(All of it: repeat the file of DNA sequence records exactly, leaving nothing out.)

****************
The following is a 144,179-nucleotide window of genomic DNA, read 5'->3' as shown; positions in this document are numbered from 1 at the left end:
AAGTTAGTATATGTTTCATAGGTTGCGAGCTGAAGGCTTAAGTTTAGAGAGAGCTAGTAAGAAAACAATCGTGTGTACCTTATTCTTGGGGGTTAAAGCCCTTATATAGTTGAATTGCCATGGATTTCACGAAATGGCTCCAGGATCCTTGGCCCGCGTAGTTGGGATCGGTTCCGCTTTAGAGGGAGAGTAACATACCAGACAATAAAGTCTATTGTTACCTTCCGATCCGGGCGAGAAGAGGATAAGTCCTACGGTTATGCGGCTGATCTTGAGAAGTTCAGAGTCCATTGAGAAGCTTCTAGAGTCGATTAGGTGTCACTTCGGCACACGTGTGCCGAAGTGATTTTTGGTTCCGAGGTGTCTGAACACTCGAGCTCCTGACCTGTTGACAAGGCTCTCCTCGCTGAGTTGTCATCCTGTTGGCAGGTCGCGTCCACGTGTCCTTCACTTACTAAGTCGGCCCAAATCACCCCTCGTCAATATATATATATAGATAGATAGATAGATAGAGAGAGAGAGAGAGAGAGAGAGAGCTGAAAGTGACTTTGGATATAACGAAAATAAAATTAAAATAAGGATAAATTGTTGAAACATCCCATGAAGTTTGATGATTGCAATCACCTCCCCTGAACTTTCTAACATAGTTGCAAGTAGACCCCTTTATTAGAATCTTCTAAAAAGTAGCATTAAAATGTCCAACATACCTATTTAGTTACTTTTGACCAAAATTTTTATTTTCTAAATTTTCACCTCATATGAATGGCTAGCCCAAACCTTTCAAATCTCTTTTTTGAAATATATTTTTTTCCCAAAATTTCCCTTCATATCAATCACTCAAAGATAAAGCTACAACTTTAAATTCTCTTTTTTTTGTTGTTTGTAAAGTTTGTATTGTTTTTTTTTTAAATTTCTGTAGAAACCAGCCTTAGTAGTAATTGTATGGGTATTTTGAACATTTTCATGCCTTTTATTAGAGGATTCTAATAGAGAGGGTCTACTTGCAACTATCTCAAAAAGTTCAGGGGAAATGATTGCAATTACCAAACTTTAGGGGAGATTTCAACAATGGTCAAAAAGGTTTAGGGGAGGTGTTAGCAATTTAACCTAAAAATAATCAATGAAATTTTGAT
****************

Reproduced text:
The following is a 144,179-nucleotide window of genomic DNA, read 5'->3' as shown; positions in this document are numbered from 1 at the left end:
AAGTTAGTATATGTTTCATAGGTTGCGAGCTGAAGGCTTAAGTTTAGAGAGAGCTAGTAAGAAAACAATCGTGTGTACCTTATTCTTGGGGGTTAAAGCCCTTATATAGTTGAATTGCCATGGATTTCACGAAATGGCTCCAGGATCCTTGGCCCGCGTAGTTGGGATCGGTTCCGCTTTAGAGGGAGAGTAACATACCAGACAATAAAGTCTATTGTTACCTTCCGATCCGGGCGAGAAGAGGATAAGTCCTACGGTTATGCGGCTGATCTTGAGAAGTTCAGAGTCCATTGAGAAGCTTCTAGAGTCGATTAGGTGTCACTTCGGCACACGTGTGCCGAAGTGATTTTTGGTTCCGAGGTGTCTGAACACTCGAGCTCCTGACCTGTTGACAAGGCTCTCCTCGCTGAGTTGTCATCCTGTTGGCAGGTCGCGTCCACGTGTCCTTCACTTACTAAGTCGGCCCAAATCACCCCTCGTCAATATATATATATAGATAGATAGATAGATAGAGAGAGAGAGAGAGAGAGAGAGAGCTGAAAGTGACTTTGGATATAACGAAAATAAAATTAAAATAAGGATAAATTGTTGAAACATCCCATGAAGTTTGATGATTGCAATCACCTCCCCTGAACTTTCTAACATAGTTGCAAGTAGACCCCTTTATTAGAATCTTCTAAAAAGTAGCATTAAAATGTCCAACATACCTATTTAGTTACTTTTGACCAAAATTTTTATTTTCTAAATTTTCACCTCATATGAATGGCTAGCCCAAACCTTTCAAATCTCTTTTTTGAAATATATTTTTTTCCCAAAATTTCCCTTCATATCAATCACTCAAAGATAAAGCTACAACTTTAAATTCTCTTTTTTTTGTTGTTTGTAAAGTTTGTATTGTTTTTTTTTTAAATTTCTGTAGAAACCAGCCTTAGTAGTAATTGTATGGGTATTTTGAACATTTTCATGCCTTTTATTAGAGGATTCTAATAGAGAGGGTCTACTTGCAACTATCTCAAAAAGTTCAGGGGAAATGATTGCAATTACCAAACTTTAGGGGAGATTTCAACAATGGTCAAAAAGGTTTAGGGGAGGTGTTAGCAATTTAACCTAAAAATAATCAATGAAATTTTGAT